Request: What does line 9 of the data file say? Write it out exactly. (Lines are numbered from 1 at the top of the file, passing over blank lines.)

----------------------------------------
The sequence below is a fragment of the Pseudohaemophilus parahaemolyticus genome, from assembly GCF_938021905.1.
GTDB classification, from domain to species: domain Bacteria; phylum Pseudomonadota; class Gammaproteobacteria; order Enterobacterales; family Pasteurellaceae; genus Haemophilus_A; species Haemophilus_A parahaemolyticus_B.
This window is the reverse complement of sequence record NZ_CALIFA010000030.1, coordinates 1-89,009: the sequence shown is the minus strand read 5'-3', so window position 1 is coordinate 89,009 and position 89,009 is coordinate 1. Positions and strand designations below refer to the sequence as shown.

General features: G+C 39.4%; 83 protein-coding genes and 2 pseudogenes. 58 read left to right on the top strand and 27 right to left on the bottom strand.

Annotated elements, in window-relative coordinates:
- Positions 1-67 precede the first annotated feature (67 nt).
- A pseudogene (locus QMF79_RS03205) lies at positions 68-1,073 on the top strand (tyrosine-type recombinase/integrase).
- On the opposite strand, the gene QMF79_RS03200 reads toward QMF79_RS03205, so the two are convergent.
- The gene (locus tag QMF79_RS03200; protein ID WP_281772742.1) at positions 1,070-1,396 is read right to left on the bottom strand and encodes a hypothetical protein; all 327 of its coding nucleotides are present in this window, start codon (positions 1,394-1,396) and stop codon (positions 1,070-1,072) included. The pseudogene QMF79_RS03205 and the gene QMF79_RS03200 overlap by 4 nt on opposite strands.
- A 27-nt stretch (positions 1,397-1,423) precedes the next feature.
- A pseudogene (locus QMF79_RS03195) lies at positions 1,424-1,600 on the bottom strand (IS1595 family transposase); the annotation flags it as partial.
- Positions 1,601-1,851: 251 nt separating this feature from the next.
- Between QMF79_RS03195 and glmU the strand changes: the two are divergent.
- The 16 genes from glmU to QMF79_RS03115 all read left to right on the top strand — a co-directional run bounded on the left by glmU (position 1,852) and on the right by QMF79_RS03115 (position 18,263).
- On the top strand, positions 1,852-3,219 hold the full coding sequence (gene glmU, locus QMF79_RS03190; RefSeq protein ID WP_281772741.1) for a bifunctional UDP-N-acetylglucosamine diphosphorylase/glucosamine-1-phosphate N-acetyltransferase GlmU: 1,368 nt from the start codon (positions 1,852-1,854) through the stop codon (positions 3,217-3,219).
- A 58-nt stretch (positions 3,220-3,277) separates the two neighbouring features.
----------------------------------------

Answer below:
- The gene (locus tag QMF79_RS03200; protein ID WP_281772742.1) at positions 1,070-1,396 is read right to left on the bottom strand and encodes a hypothetical protein; all 327 of its coding nucleotides are present in this window, start codon (positions 1,394-1,396) and stop codon (positions 1,070-1,072) included. The pseudogene QMF79_RS03205 and the gene QMF79_RS03200 overlap by 4 nt on opposite strands.